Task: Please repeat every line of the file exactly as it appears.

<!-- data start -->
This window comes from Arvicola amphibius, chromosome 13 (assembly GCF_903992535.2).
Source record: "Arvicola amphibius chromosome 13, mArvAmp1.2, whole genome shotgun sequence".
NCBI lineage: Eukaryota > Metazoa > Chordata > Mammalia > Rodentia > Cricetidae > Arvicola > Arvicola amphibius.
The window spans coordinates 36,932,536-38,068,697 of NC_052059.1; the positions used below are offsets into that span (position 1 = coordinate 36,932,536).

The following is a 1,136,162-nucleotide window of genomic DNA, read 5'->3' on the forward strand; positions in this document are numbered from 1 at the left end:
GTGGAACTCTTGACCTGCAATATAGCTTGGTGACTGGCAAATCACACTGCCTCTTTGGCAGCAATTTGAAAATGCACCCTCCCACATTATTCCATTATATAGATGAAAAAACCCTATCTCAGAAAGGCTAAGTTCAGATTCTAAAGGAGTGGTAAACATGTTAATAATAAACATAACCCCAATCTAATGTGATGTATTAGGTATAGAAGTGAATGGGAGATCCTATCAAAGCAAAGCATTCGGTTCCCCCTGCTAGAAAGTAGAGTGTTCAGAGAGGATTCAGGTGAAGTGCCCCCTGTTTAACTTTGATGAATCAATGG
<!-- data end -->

This window comes from Arvicola amphibius, chromosome 13 (assembly GCF_903992535.2).
Source record: "Arvicola amphibius chromosome 13, mArvAmp1.2, whole genome shotgun sequence".
NCBI lineage: Eukaryota > Metazoa > Chordata > Mammalia > Rodentia > Cricetidae > Arvicola > Arvicola amphibius.
The window spans coordinates 36,932,536-38,068,697 of NC_052059.1; the positions used below are offsets into that span (position 1 = coordinate 36,932,536).

The following is a 1,136,162-nucleotide window of genomic DNA, read 5'->3' on the forward strand; positions in this document are numbered from 1 at the left end:
GTGGAACTCTTGACCTGCAATATAGCTTGGTGACTGGCAAATCACACTGCCTCTTTGGCAGCAATTTGAAAATGCACCCTCCCACATTATTCCATTATATAGATGAAAAAACCCTATCTCAGAAAGGCTAAGTTCAGATTCTAAAGGAGTGGTAAACATGTTAATAATAAACATAACCCCAATCTAATGTGATGTATTAGGTATAGAAGTGAATGGGAGATCCTATCAAAGCAAAGCATTCGGTTCCCCCTGCTAGAAAGTAGAGTGTTCAGAGAGGATTCAGGTGAAGTGCCCCCTGTTTAACTTTGATGAATCAATGG